I thought the following article from the EIR Strategic Alert newsletter is also in the interest of translators and that one should not believe everything in the business pages of even renowned newspapers:
Yet Another “Recovery” Hoax
On Nov. 5, US Treasury Secretary John SNOW gave an enthusiastic address to the “Economic Club” in Washington.
“We’ve seen a real turnaround this year, and the recovery is clearly solidifying,” he said. Snow pointed to the spectacular 7.2% “growth” figure for US gross domestic product (GDP) during the 3rd Quarter, which had been released by the Commerce Department on Oct. 30. He said, “it seems clear that we have entered a new phase of economic expansion. This is not a fleeting glimmer, there is real muscle behind the growth trend.”
Reality however is quite different. Like the “new economy” bubble of the late 1990s, the new hype about the US economic miracle is again based on two pillars: fraud and debt. According to the Commerce Department, GDP rose from $9,629 billion in the 2nd Quarter to $9,797 billion in the 3rd Quarter, an increase of $168 billion or 1.7%. The 7.2% “growth” rate was fabricated by annualizing, that is by quadrupling, the quarterly growth rate.
However, even the $168 billion figure has been massaged by creative accounting. The factor which officially
contributed the most to the GDP growth during the 3rd Quarter was investments in computers, rising from $354.9 billion to $390.3 billion, if measured in “1996 dollars.” But the Commerce Department admits in the same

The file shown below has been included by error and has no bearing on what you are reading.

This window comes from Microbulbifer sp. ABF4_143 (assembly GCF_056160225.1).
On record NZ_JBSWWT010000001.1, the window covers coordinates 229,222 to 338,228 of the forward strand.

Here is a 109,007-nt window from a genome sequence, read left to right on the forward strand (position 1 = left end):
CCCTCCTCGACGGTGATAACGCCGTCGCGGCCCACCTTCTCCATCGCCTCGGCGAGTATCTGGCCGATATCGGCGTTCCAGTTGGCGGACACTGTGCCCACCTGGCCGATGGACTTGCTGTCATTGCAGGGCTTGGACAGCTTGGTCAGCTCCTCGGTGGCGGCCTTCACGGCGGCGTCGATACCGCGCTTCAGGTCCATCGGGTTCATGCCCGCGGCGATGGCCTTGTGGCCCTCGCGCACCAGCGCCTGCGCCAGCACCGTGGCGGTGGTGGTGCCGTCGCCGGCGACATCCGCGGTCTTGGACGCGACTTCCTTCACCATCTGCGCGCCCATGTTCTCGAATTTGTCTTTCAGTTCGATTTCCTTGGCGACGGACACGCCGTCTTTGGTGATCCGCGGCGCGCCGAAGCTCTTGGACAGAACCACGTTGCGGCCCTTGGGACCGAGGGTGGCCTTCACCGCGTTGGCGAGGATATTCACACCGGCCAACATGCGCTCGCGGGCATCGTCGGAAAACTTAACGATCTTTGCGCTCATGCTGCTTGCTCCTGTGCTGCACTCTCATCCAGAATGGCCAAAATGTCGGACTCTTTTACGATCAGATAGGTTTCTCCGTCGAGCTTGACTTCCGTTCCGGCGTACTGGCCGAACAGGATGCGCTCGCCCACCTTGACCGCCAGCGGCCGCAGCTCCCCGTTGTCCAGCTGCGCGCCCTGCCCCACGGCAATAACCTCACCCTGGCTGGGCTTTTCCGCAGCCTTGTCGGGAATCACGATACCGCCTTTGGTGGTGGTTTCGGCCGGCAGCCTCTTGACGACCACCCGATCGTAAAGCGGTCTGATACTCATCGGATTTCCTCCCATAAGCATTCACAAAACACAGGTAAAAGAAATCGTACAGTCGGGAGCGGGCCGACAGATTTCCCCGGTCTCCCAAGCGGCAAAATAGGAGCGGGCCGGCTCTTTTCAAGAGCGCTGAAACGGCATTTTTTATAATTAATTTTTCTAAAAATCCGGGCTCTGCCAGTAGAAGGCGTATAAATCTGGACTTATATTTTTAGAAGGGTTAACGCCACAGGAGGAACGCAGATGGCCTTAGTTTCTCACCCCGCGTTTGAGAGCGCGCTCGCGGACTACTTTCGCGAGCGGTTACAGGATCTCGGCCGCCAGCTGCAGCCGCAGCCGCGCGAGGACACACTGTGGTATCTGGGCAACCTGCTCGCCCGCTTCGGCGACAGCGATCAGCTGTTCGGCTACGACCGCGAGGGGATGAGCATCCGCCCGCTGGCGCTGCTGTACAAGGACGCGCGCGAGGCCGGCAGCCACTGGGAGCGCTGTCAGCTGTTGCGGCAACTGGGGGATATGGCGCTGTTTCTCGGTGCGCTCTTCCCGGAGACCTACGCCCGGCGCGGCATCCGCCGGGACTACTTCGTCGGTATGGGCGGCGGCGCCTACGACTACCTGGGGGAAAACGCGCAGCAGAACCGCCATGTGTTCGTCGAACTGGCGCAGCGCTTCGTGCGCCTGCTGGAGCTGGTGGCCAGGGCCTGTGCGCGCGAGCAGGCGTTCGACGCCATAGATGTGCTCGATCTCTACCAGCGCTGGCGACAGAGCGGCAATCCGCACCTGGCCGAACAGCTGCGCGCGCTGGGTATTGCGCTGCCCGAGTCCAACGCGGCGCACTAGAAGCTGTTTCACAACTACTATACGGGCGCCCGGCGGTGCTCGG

report that actual computer sales increased only from $82.4 billion to $88.3 billion. How is this possible? The reason
is the special method of manipulating the original sales data in order to account for changes in the quality of the products, called “hedonic” pricing. To put it simply: The Commerce Department claims that a present computer
with a market price of $1000 in 2003 would have cost $4420 in 1996. Therefore, if any company buys a computer
for $1000, the GDP as calculated by the Commerce Department immediately rises by $4420. Thereby, an increase
in computer sales of $5.9 billion has been turned in to a $35.4 billion rise in the 3rd Quarter, a sixfold increase.
There are other categories besides computer investment where similar methods are being used. The remaining part
of increased GDP was accomplished by the generation of a much larger amount of new debt. In every one of recent
years, US private households, corporations and the governmen thave produced a combined $2 trillion of additional
debt. During the 2nd Quarter 2003, the last figure available, US indebtedness even increased by an annualized
$3,396 billion, an all-time record. Compared to this, the annualized $168 billion increase of GDP in the 3rd Quarter
is a rather small figure.
Meanwhile, the job disaster continues. On Nov. 4, the job agency Challenger, Gray & Christmas reported that large
US Corporations had announced 172,000 job cuts in October, more than twice as many as during September. Of the
human resources executives polled by the job agency, 78% did not see any significant upturn in hiring within the next
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